HMRC chasing expats for back taxes due on disguised remuneration loans

Published:  22 Feb at 6 PM
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The British taxman is now chasing expats for back taxes due because of a rule change on disguised remuneration loans.

Almost 2,000 unhappy expats have now received income tax demands related to disguised remuneration loans taken out almost 20 years ago. Some 50,000 active cases are now being investigated, with expats being sent awareness letters by HMRC in an attempt to recover around £3.2 billion in unpaid taxes. The regulator has already agreed payments totalling £1 billion in unpaid income tax and national insurance contributions involving companies as well as individual traders.

In the past, many contractors set up means of paying themselves extra by taking out tax-free loans from their businesses without any intention of ever paying back the money. However, updated income tax rulings has resulted in the loans being dragged back into the system, leaving the borrowers liable for tax on amounts considered as earnings. According to HNRC, the arrangements were simply a form of tax and national insurance contribution avoidance scheme as the moneys were taken as loans with no intention of repayment and used as salaries.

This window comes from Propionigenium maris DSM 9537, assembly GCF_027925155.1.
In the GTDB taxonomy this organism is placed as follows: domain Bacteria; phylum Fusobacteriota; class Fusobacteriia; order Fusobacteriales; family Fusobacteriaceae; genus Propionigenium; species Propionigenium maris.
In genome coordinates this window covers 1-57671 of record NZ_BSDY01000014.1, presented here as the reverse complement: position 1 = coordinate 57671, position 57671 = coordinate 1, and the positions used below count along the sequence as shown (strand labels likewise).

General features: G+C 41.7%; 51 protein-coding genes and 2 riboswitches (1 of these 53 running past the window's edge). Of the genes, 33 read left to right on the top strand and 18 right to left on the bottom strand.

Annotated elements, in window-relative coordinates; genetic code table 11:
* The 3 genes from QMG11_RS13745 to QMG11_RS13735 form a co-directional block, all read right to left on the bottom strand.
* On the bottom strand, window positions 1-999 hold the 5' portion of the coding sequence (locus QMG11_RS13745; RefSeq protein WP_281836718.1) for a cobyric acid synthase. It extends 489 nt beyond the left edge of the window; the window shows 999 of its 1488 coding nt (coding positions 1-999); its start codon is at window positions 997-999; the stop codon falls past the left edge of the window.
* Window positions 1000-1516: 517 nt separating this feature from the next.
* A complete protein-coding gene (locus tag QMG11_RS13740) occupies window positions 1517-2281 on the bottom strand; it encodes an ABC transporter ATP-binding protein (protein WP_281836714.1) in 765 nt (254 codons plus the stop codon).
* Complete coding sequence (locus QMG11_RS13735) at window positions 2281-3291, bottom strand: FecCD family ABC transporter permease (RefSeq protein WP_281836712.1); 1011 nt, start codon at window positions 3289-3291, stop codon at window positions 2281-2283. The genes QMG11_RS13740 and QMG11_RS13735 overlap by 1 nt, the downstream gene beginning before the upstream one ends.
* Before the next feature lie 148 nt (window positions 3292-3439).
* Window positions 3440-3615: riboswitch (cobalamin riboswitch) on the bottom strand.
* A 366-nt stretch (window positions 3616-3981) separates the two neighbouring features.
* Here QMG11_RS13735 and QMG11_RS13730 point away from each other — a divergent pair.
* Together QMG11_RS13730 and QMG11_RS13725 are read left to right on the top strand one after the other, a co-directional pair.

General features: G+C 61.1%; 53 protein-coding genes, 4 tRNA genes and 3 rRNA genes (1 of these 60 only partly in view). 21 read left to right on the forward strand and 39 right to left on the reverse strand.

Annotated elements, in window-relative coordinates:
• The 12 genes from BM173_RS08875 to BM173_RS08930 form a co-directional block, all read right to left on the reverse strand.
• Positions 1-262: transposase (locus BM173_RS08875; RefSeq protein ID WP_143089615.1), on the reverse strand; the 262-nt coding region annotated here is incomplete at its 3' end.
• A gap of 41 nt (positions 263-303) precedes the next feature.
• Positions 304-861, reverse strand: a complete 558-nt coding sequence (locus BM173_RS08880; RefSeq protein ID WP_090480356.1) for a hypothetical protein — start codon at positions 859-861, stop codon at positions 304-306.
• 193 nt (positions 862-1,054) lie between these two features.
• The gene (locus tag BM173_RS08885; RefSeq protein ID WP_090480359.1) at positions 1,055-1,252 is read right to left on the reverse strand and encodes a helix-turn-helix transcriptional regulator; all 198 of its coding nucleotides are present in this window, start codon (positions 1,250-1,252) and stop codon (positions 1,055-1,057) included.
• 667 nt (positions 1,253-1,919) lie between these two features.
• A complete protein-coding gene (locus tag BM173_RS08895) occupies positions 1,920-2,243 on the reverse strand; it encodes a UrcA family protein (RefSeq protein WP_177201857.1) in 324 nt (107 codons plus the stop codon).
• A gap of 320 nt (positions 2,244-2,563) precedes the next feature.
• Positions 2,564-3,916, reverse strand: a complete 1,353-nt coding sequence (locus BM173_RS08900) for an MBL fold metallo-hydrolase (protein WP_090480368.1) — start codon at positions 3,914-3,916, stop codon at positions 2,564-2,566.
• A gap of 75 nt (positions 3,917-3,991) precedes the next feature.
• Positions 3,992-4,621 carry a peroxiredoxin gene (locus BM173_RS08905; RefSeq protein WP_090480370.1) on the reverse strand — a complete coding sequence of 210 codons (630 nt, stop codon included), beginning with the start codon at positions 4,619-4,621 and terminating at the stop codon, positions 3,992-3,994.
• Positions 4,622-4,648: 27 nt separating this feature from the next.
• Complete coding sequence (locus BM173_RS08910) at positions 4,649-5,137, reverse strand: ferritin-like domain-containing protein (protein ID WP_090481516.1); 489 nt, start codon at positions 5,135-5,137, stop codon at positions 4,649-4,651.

British expats now living in around 70 world countries have been contacted, but HNRC is fully aware the majority of the tax owed will be impossible to recover due to the difficulty of enforcing UK laws in foreign courts. The majority of those targeted are now living in Australia, which has reciprocal tax collection agreements with the UK. Also in the taxman’s sights are expats in New Zealand, Switzerland, Canada, South Africa, Ireland, the USA, Singapore and Poland, with HMRC telling the media they are actively encouraging defaulters to come forward using tweets and other IT-based means of communication.
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